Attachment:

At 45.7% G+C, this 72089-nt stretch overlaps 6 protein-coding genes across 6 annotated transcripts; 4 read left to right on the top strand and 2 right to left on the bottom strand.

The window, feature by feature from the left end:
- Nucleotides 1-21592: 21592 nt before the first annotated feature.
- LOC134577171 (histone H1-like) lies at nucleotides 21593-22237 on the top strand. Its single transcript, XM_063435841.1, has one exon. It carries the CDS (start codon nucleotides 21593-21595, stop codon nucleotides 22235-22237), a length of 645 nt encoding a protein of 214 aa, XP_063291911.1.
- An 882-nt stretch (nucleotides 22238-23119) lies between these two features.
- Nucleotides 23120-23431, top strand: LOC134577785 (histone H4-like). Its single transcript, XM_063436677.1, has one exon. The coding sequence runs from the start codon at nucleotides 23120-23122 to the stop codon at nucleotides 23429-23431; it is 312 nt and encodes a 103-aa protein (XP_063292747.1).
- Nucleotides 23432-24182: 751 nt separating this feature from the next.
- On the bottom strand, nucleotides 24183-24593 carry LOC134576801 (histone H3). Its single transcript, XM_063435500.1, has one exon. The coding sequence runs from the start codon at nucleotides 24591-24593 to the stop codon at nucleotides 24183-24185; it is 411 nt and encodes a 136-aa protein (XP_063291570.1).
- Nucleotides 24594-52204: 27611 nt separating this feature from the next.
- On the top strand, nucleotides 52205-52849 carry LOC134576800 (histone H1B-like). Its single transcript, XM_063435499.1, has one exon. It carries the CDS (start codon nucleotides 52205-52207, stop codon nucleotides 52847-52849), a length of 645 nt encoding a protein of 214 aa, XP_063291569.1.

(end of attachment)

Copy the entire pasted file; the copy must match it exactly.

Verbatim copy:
At 45.7% G+C, this 72089-nt stretch overlaps 6 protein-coding genes across 6 annotated transcripts; 4 read left to right on the top strand and 2 right to left on the bottom strand.

The window, feature by feature from the left end:
- Nucleotides 1-21592: 21592 nt before the first annotated feature.
- LOC134577171 (histone H1-like) lies at nucleotides 21593-22237 on the top strand. Its single transcript, XM_063435841.1, has one exon. It carries the CDS (start codon nucleotides 21593-21595, stop codon nucleotides 22235-22237), a length of 645 nt encoding a protein of 214 aa, XP_063291911.1.
- An 882-nt stretch (nucleotides 22238-23119) lies between these two features.
- Nucleotides 23120-23431, top strand: LOC134577785 (histone H4-like). Its single transcript, XM_063436677.1, has one exon. The coding sequence runs from the start codon at nucleotides 23120-23122 to the stop codon at nucleotides 23429-23431; it is 312 nt and encodes a 103-aa protein (XP_063292747.1).
- Nucleotides 23432-24182: 751 nt separating this feature from the next.
- On the bottom strand, nucleotides 24183-24593 carry LOC134576801 (histone H3). Its single transcript, XM_063435500.1, has one exon. The coding sequence runs from the start codon at nucleotides 24591-24593 to the stop codon at nucleotides 24183-24185; it is 411 nt and encodes a 136-aa protein (XP_063291570.1).
- Nucleotides 24594-52204: 27611 nt separating this feature from the next.
- On the top strand, nucleotides 52205-52849 carry LOC134576800 (histone H1B-like). Its single transcript, XM_063435499.1, has one exon. It carries the CDS (start codon nucleotides 52205-52207, stop codon nucleotides 52847-52849), a length of 645 nt encoding a protein of 214 aa, XP_063291569.1.